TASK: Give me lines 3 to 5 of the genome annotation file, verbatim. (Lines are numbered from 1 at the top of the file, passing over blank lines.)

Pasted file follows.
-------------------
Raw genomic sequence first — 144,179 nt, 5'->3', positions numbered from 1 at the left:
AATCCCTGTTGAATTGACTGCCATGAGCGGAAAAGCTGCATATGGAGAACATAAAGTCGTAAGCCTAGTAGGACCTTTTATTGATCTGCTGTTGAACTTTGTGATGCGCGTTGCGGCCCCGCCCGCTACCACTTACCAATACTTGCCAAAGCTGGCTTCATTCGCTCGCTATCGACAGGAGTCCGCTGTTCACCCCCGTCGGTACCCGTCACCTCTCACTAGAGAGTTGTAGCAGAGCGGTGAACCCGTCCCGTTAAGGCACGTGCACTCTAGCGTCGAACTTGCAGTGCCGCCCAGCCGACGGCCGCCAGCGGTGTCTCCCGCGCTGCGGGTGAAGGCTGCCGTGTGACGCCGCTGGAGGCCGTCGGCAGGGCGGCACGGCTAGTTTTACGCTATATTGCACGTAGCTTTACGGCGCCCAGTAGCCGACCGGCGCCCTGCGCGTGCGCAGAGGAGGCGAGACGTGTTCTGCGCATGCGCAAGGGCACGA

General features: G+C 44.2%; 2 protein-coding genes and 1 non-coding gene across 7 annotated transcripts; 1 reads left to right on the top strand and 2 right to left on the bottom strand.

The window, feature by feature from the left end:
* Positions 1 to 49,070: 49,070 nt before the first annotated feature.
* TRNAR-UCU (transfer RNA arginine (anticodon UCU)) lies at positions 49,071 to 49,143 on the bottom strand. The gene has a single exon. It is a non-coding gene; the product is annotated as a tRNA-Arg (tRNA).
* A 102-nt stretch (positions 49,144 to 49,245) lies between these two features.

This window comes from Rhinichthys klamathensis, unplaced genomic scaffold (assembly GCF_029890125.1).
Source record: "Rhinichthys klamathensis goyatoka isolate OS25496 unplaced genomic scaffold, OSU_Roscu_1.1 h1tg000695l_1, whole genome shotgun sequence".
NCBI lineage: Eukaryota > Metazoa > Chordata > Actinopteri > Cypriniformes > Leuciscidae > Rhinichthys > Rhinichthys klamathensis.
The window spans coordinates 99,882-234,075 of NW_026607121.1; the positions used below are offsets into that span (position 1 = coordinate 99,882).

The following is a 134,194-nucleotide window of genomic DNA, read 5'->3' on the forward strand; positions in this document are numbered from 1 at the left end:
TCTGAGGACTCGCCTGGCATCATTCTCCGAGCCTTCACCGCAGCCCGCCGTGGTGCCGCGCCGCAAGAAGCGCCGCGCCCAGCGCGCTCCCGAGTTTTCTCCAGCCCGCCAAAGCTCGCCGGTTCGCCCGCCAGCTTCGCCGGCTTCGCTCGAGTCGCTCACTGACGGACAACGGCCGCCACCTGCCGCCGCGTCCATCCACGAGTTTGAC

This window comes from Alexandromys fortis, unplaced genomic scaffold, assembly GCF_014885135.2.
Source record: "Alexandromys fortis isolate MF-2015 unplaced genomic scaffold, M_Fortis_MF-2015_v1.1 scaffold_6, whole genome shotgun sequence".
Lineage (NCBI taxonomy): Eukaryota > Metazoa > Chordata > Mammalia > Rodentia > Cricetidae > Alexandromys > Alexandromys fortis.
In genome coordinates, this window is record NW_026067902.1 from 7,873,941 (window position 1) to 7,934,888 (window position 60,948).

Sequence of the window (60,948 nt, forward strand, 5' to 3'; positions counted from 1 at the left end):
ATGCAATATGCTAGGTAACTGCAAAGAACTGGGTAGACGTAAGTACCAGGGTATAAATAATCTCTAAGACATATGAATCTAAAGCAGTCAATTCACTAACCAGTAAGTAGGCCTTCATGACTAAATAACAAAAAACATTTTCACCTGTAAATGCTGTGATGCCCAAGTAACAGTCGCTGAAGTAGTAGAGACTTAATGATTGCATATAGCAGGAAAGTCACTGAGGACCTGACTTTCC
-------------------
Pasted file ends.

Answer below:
General features: G+C 44.2%; 2 protein-coding genes and 1 non-coding gene across 7 annotated transcripts; 1 reads left to right on the top strand and 2 right to left on the bottom strand.

The window, feature by feature from the left end:
* Positions 1 to 49,070: 49,070 nt before the first annotated feature.